Good thing, too; though the producers are calling it a play with music, Lady Day at Emerson’s Bar & Grill is way more music than play. Robertson’s script, originally produced in New York in 1986 and seen often around the country since then, purports to be an actual Holiday concert, to which end the usual playing area of Circle in the Square is arranged as a nightclub, with table seating for 78 “Circle Club” patrons in the center. For their $20 extra, they get a glass of champagne or sparkling water and a chance to “share the stage with Billie Holiday.” It’s true that McDonald, wearing a beaded white shoulderless gown and fingerless opera gloves to conceal the needle tracks, does occasionally walk or totter among them. But most of the performance, directed by Lonny Price, takes place on a small bandstand at one end. There Holiday, accompanied by the superb Shelton Becton on piano, as well as George Farmer on bass and Clayton Craddock on drums, sings 14 songs or fragments thereof, interspersed with manic, sometimes profane monologues that are meant to represent her patter.
In these monologues, Robertson rehashes familiar lore, much of it drawn from Holiday’s autobiography, Lady Sings the Blues. The horrifying truths (her rape at age 10) are liberally mixed with the amusing fictions. (When her parents married, she says, her mother was only 16, her father 18, “an’ I was only 3.”) Having the main character provide her own context under cover of performance is, of course, a lazy shortcut; the sound of the narrative backhoes is never far off. (“Easy Livin’. Easy Livin’,” Holiday mutters after performing that jazz standard. “Like the times I was singin’ with Artie’s band. Artie Shaw. An’ we toured, see.”) Some of Price’s staging touches, such as the images that appear dimly behind a scrim as they are mentioned in the story, also border on tacky. But there’s enough play here (and clearly, enough directorial shaping and support) to give a performer like McDonald what she needs; more might have been too much. As it is, her evocations of the depravities Holiday witnessed, and in particular the indignities she endured while touring the south with Shaw’s otherwise all-white band, are almost unbearably vivid.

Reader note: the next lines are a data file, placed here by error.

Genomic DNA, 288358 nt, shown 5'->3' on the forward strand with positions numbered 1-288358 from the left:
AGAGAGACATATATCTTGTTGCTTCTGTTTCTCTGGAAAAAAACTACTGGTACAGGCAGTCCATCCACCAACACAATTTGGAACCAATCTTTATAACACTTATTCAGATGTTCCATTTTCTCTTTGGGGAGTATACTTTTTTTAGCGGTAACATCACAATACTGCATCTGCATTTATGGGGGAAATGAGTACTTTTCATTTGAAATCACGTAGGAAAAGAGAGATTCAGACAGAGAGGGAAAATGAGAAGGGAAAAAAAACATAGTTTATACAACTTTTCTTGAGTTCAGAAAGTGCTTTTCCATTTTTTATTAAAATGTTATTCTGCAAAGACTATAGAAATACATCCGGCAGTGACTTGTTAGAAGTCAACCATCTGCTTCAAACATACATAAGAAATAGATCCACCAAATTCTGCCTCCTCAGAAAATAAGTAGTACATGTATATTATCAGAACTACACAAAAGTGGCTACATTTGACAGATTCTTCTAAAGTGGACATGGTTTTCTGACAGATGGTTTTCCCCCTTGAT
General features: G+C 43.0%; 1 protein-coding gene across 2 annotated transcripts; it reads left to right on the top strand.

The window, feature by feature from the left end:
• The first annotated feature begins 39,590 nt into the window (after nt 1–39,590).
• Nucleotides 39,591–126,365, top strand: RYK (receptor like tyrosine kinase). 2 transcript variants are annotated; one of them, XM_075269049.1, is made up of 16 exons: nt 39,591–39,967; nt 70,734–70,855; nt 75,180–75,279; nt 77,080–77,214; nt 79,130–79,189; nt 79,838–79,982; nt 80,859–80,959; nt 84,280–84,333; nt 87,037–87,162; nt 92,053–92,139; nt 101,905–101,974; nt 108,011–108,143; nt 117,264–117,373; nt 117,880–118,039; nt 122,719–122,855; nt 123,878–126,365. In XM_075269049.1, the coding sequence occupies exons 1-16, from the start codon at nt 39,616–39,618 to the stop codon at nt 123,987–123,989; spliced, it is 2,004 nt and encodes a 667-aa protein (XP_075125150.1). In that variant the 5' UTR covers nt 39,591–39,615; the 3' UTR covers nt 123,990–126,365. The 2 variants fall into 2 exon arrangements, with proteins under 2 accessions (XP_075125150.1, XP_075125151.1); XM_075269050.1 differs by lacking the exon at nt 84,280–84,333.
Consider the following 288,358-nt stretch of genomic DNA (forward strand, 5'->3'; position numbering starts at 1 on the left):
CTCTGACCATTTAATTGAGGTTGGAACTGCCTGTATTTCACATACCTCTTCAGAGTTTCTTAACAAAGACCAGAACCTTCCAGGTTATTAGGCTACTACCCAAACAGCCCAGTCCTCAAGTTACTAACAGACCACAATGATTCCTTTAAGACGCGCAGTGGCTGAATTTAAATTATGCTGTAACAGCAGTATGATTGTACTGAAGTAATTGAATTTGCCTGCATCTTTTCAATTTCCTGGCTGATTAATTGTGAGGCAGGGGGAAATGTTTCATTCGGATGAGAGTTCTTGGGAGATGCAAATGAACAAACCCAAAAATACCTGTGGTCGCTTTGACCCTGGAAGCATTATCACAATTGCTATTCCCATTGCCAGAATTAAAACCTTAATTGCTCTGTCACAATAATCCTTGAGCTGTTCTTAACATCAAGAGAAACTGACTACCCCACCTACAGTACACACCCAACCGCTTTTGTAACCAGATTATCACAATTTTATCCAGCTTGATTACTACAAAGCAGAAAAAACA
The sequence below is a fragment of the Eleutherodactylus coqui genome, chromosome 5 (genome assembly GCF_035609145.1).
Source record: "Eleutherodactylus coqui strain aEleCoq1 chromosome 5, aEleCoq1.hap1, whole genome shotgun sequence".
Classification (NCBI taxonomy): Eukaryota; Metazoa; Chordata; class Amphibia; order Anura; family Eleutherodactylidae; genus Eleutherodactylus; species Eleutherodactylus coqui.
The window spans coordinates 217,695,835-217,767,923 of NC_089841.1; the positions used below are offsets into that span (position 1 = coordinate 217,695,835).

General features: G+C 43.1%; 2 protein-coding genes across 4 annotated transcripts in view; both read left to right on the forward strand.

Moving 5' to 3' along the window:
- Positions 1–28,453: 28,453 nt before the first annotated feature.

If they were not, you could never tolerate such an unpleasant character; maybe that was true of Holiday in real life, too. There was something sacrificial about her. McDonald gets that; she understands that Holiday’s fury is not only natural but in some ways necessary, for the character and the audience. It’s finally what made the songs extraordinary (and why it doesn’t matter that McDonald sings them “better” than Holiday did). Not just or even especially those that touched directly on her misery: “God Bless the Child” and “Don’t Explain,” which she co-wrote, or “Deep Song,” and, of course, “Strange Fruit.” What’s more astonishing is to experience the way anodyne midtempo major-key pop of the period — standards like “Crazy He Calls Me” that could be sung by anyone from Lady Day to Anita O’Day — crack under this pressure. All sorts of unauthorized feeling seeps through them. Holiday gave her voice to such songs in more ways than one; McDonald, in one of the greatest performances I ever hope to see, returns that voice to her, and also to us.